We followed up all registered cohort subjects from the starting point until 31 December 2008. Residency registration and death registration are required by the Basic Residential Register Law and Family Registry Law, respectively, and the registries are thought to be complete. During the follow-up period in the present study, 9,370 subjects died, 2,951 moved out of the study area, and 298 (0.3 %) were lost to follow-up.
The occurrence of cancer was identified by active patient notification from major local hospitals in the study area and from data linkage with population-based cancer registries, with permission from each of the local governments responsible for the cancer registries. Information on the cause of death was supplemented by death certificate information, with permission. Cases were coded using the International Classification of Diseases for Oncology, Third Edition (ICD-O-3). The proportion of cases ascertained by death certificate only (DCO) was 6.1 %. These ratios were considered satisfactory for the present study. For the present analysis, the earliest date of diagnosis was used in cases with multiple primary cancers diagnosed at different times.

Statistical analysis

Person-years of follow-up were calculated for each subject from the date of the starting point to the date of cancer diagnosis, date of relocation from the study area, date of death, or end of the study period (31 December 2008), whichever occurred first. For subjects who were lost to follow-up, the last confirmed date of presence in the study area was used as the date of censor.
The Cox proportional hazards model was used to estimate hazard ratios (HRs) and 95 % confidence intervals (CIs) of cancer by energy-adjusted arsenic intake using the SAS program (PROC PHREG) (SAS Institute Inc., Cary, NC, USA). Arsenic is included in a lot of foods, and thus increasing intake of various foods is speculated as increasing arsenic and energy intake. Thus, energy adjustment of arsenic intake was done using the residual method [ 31].
HRs were adjusted for the following potential confounding factors: age at the starting point (five-year groups), PHC area, smoking status (never, former, and current: <20, 21–40, or ≥41 cigarettes/d), alcohol intake (almost never, less than 3–4 times/week, and more than 5–6 times/week), body mass index (<21, 21–23, 23–25, and ≥25), and sports in leisure time (almost none, less than 1–2 times/week, and more than 3–4 times/week) in the analysis of the association between arsenic and cancer. Moreover, women were further adjusted for menopausal status (premenopausal and postmenopausal) and use of exogenous female hormones (yes or no). These variables, obtained from the questionnaire, are either known or suspected risk factors for cancer that have been identified in the previous studies. Furthermore, we adjusted for screening examination (chest radiograph, gastric radiograph, gastrointestinal endoscopy, fecal occult blood test, barium enema, colonoscopy for men and women, mammography, and Papanicolaou smear for women) and nuclear family (father, mother, brothers, and sisters) history of any cancer, but the results did not substantially change. Therefore, we did not adjust for screening examination or family history of cancer in the final model.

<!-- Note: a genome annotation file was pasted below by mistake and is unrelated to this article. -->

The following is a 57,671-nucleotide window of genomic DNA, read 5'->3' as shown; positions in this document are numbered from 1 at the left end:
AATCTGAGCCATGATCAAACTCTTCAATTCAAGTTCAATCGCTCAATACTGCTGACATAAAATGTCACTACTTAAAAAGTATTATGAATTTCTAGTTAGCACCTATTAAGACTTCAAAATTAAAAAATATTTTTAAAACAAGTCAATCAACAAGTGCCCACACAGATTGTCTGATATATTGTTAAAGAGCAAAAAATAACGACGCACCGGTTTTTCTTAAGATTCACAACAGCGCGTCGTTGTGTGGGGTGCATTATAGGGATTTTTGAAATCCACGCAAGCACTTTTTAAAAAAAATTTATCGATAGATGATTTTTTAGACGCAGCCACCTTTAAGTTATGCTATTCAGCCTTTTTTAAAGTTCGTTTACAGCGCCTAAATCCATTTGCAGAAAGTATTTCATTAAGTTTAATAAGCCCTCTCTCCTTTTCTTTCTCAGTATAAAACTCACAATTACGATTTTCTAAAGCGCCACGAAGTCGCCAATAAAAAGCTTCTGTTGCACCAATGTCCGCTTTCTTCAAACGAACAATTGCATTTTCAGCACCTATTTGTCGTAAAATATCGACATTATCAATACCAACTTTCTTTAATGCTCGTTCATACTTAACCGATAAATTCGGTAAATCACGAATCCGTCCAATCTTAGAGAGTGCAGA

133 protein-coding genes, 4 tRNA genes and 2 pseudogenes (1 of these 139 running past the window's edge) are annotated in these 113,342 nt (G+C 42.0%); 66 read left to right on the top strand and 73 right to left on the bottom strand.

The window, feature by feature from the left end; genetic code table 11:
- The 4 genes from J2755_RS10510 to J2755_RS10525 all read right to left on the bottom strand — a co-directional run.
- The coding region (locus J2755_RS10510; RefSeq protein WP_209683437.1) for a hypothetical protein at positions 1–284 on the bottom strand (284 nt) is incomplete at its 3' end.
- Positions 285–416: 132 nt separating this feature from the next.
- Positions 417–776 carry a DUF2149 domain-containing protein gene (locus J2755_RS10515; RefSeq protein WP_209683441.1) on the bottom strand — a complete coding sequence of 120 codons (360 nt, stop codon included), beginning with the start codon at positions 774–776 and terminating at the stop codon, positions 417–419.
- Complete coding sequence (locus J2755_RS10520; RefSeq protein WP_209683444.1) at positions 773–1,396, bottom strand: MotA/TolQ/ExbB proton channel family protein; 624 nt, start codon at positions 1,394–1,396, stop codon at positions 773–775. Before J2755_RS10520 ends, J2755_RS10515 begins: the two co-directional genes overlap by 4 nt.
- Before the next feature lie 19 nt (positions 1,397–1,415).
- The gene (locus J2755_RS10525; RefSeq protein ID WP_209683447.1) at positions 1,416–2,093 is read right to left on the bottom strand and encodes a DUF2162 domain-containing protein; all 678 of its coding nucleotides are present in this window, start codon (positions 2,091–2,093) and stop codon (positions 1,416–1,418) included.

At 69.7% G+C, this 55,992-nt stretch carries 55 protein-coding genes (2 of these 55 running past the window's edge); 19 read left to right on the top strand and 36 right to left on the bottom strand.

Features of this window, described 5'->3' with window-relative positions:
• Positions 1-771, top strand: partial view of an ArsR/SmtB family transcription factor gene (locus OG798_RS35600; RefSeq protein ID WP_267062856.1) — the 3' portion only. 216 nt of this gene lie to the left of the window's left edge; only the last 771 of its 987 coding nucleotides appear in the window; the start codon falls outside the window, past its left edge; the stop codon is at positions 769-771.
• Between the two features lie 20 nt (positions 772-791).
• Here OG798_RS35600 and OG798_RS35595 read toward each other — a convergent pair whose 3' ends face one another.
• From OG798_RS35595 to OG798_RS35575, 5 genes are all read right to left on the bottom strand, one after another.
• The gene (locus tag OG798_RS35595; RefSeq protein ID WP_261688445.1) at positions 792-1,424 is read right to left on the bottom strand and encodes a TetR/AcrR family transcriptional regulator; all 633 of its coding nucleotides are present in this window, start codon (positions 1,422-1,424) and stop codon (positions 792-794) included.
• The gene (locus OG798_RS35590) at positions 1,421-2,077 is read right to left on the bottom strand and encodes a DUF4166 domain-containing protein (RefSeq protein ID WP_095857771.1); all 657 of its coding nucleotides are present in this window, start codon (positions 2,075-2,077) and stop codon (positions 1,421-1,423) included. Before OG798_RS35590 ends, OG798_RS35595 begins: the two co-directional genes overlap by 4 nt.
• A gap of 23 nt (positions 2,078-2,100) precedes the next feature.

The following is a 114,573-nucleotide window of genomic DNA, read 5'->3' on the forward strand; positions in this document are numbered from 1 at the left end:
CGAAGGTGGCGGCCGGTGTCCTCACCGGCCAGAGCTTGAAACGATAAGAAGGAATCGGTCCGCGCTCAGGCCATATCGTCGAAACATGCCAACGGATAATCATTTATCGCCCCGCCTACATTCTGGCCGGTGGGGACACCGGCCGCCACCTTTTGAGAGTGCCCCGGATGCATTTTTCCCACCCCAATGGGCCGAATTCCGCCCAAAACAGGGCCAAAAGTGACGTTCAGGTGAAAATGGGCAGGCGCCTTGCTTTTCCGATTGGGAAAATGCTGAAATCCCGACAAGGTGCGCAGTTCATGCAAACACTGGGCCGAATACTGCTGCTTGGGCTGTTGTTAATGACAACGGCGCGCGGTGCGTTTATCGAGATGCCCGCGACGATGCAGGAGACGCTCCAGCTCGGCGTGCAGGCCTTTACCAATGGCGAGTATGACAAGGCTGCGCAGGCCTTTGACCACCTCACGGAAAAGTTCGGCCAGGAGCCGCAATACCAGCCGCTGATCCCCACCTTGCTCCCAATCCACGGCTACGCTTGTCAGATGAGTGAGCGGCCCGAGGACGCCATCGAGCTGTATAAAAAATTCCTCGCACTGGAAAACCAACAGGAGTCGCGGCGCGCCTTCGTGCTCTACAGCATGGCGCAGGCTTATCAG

Because of potential synergistic effects between arsenic and smoking on lung cancer [ 6, 11, 18, 32], we then tested effect modification by smoking status (never and ever) through the addition of cross-product terms into the multivariate model. Trends were assessed by assignment of the ordinal value. All p values were two-sided, and statistical significance was determined at the p < 0.05 level.

Results

The average estimated energy-adjusted arsenic intake in the cohort was 170.0 μg/d. Seafood, hijiki, seaweeds, rice, and vegetables contributed 32, 28, 20, 16, and 1 % of total arsenic intake, respectively. Other food groups contributed less than 1 % of arsenic intake. Hijiki, rice, seaweeds, seafood, vegetables, and fruits contributed 50, 35, 5, 4, 3, and 2 % of inorganic arsenic intake, respectively. Other food groups contributed less than 1 % of inorganic arsenic intake.